K: For me it was always both. My dad's a DJ so I got my roots from him, and all of his friends were producers like Kool and the Gang, so I got to see that shit first hand as a little kid. I was always watching and learning and trying to figure out what they were doing, and so I became an intern over there. I loved the whole process of making records, but I also love to build machines and collecting decks and records, and I just love showing the final product through DJing and seeing people's reaction to it.

J: Kerri has a hardware obsession too - we were geeking about headshells earlier… turntable headshells that protect from vibration. I'm gonna order some tonight.

K: Japanese madness!

J: I only started DJing 6 years ago though, Kerri is the master of longevity.

K: He's being really modest. It's just a matter of good music. You can't deny good music. With house you can actually tell the person's soul and if you feel something you should chase them down. I have a beautiful fan base and I've always reacted to that, I treat people how they treat me. The truth of it is, I love keeping in touch with everyone because I like to see everyone do well. And he's had a place in my heart always. He should be singing the blues sometimes but he's come out on top!

J: And it's so important to be open with people on social media too, because you have to speak! It's important as an artist and as a man to be totally honest. If you're feeling good you talk about it and if you're feeling bad you talk about it, and people will understand you better. Back to what Kerri was talking about, in 2002/2003, I don't remember exactly but I was 15 or 16 and he signed his autograph on a piece of paper for me. With it he also wrote down his email and 'keep in touch' and I was like wow, because I didn't know him. So Kerri became my first idol in music as well as the nicest dude on earth. He gave me the total picture of what you should be as an artist; respectful and grateful to your fans. I saw so much warmth in him. As a promoter and fan boy at 17, we were at a dinner together before a show and, you probably don't remember, but you bought dinner for me and I thought it was so cool.

K: This guy is really thoughtful. I'll try not to get too personal, but he gave me this Pacman pin that he got from someone special, and I told him that I'd always keep it. And I still have it. Anyway, I've been following what he's up to too; he's like a younger brother to me. In other news, we both have a lot of odd machines, and we both have this one called the STUDIO440 so we decided we'd do something for his label, My Love Is Underground, and just do everything on this machine. At first we were just joking but I've actually revamped my machine and had new parts put in and when things slow down again I'm gonna sit down and make it happen.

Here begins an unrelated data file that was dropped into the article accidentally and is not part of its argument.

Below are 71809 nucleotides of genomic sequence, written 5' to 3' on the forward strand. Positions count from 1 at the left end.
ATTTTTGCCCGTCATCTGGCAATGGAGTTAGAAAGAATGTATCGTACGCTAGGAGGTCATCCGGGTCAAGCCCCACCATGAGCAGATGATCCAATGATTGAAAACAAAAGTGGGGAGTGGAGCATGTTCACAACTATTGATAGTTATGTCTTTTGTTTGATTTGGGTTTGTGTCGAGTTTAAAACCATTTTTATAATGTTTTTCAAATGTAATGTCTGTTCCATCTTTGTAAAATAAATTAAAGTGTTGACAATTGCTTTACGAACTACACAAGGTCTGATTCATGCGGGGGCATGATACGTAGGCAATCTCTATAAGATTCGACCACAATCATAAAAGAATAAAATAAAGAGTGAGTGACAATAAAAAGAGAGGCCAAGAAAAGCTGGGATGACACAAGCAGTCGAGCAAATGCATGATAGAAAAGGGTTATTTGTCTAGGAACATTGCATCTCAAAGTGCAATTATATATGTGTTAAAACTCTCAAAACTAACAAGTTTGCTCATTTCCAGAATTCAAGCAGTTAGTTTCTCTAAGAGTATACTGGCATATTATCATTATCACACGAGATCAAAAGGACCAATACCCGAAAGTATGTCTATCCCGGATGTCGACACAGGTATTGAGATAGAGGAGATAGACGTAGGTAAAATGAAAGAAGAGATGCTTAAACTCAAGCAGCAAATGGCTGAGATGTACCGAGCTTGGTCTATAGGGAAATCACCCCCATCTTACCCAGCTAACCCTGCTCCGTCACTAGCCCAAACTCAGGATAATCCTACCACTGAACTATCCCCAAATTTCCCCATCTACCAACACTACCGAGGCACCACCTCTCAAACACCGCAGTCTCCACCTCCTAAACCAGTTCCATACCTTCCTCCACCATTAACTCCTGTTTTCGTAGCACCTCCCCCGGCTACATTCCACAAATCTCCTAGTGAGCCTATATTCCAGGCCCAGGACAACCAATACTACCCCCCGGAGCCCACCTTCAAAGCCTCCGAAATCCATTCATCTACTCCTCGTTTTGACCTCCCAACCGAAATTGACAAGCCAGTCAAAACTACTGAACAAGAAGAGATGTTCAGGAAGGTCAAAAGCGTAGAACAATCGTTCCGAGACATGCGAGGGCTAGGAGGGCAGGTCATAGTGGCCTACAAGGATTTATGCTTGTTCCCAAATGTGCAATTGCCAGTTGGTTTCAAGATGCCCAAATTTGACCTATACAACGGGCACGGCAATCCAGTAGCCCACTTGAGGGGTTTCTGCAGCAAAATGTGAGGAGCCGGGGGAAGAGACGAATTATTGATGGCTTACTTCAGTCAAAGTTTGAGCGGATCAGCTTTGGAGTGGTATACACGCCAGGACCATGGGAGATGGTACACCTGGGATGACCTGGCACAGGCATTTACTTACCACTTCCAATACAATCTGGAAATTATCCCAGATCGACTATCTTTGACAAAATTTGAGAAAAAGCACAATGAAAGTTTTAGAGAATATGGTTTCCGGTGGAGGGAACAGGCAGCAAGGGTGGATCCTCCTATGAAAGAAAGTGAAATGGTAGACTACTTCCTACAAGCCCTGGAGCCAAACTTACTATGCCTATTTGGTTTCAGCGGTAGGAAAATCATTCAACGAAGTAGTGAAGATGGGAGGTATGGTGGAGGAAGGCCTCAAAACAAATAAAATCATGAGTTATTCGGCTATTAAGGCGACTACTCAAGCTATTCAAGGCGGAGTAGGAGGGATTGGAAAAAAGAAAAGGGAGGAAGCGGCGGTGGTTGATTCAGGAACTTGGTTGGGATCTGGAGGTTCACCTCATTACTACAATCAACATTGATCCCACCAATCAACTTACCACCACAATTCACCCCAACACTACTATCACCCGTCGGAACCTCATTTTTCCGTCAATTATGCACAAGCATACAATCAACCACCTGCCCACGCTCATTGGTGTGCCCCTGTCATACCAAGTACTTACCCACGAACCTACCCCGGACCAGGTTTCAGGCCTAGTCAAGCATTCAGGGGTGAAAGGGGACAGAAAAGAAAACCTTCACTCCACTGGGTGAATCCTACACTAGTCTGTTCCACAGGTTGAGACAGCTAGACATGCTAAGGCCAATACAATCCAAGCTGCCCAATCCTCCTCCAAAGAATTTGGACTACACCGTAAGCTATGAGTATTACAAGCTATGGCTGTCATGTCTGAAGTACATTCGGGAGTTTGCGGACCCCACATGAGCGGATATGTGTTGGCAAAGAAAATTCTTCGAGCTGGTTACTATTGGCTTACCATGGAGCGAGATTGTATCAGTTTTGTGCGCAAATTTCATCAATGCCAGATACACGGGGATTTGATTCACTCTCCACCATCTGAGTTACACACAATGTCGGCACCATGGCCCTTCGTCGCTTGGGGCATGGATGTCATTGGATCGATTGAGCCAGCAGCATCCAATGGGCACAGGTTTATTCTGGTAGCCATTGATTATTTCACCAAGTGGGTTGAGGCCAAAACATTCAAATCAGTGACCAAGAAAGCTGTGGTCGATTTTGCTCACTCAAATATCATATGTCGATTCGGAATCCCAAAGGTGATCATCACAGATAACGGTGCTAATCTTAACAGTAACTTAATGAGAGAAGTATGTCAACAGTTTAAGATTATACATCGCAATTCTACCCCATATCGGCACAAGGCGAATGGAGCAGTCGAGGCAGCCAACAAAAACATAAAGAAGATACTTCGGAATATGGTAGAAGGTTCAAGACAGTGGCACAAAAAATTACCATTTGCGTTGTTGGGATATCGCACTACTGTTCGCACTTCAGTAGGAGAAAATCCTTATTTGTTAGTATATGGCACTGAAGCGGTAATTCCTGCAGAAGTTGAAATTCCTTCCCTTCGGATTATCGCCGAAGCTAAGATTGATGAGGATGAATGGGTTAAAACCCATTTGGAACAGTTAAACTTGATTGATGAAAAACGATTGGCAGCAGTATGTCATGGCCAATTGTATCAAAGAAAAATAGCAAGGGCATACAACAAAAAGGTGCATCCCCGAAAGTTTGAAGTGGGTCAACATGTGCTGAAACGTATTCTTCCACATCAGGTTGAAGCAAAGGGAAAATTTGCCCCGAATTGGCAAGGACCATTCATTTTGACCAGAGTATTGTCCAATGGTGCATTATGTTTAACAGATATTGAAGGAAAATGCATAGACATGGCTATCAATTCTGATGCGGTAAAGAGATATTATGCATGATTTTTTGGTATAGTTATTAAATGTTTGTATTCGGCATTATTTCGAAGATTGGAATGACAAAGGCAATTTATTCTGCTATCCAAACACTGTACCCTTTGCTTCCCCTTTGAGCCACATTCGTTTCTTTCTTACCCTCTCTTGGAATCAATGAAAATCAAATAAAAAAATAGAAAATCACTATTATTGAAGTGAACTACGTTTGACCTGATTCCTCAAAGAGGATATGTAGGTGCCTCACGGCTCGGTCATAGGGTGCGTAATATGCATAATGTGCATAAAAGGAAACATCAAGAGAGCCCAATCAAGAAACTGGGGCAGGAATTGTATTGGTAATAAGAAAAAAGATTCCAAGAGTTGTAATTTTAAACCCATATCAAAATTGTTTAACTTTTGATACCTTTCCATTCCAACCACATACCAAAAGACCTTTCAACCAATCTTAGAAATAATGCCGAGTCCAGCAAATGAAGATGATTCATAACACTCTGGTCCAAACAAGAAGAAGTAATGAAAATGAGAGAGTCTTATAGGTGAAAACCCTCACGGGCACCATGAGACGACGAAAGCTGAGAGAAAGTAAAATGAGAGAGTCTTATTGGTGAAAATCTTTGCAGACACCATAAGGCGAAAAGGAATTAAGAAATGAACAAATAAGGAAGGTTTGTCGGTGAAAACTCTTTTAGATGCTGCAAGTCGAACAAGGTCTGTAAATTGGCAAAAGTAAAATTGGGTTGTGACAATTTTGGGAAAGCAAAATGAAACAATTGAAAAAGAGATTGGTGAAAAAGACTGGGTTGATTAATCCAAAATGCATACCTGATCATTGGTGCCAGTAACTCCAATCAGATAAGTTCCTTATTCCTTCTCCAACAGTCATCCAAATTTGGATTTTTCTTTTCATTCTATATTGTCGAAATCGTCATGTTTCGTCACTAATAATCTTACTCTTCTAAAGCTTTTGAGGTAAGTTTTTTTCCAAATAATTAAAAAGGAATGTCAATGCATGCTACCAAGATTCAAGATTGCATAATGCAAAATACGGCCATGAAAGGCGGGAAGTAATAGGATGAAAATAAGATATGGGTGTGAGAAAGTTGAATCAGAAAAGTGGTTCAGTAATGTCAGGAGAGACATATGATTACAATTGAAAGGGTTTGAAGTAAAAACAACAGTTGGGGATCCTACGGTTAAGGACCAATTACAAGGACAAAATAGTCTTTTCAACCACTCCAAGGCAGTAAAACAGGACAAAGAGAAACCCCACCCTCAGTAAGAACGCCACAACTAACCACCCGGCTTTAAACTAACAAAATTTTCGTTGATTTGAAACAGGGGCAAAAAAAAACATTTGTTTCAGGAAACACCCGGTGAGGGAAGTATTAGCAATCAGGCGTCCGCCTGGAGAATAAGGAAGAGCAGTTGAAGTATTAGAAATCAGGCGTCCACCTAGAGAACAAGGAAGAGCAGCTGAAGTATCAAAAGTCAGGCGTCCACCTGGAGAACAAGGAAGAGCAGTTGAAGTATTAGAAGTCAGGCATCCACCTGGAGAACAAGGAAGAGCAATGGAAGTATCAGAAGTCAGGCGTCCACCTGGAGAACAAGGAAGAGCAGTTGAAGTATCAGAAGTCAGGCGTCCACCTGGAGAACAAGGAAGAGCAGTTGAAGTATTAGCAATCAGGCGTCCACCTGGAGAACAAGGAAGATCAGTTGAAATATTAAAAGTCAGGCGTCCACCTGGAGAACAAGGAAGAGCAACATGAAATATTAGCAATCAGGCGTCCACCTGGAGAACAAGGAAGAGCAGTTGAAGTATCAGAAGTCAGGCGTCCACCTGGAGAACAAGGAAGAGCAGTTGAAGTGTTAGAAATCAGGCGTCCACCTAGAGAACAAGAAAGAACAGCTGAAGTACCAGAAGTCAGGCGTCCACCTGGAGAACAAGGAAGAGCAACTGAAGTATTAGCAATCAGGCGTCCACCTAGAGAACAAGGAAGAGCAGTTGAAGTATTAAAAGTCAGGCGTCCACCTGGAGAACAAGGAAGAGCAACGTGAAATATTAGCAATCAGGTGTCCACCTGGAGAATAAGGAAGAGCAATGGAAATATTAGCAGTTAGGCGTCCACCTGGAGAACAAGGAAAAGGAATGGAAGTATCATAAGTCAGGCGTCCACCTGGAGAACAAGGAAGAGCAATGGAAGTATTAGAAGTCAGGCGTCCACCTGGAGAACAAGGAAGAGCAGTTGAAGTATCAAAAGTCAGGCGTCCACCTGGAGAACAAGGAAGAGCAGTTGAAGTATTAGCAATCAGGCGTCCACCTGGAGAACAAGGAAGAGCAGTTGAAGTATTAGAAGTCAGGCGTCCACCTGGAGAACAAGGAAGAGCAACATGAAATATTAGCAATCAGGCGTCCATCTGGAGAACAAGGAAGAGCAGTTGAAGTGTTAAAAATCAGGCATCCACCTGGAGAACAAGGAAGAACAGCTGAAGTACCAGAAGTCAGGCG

J: Aside from this, the goal with launching my label was to showcase the youth and the classic vibe that Kerri introduced to me. Bringing back some classic sounds. And to anyone knowing music, they'll know that everything I have released is kind of a tribute to Kerri and that vibe that we want to keep alive. I played a show in Florence a few weeks ago and - I always look to the crowd and see if I recognise anyone from Facebook or other shows - and if I know someone then I just go after them because I want to give them that feeling that I got when Kerri recognised me all those years ago. Anyway, I saw this guy who looked like he was definitely here for the music and he looked really young. So I went to talk to him afterwards and he told me he was 18 and moving to Chicago soon and that he hopes to see me play there too. And I looked at him and thought, we need more of these people. You know, I bought my first Kerri Chandler record when I was 11 or 12, you know? You're never too young. I will remember that guy forever. It's not a random club guy whose high on ketamine or whatever. He was a true music lover. I'd just love a whole club of people like that.

Credits


Text James Jacob
Photography Boiler Room

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Interviews
boiler room
kerri chandler
jeremy underground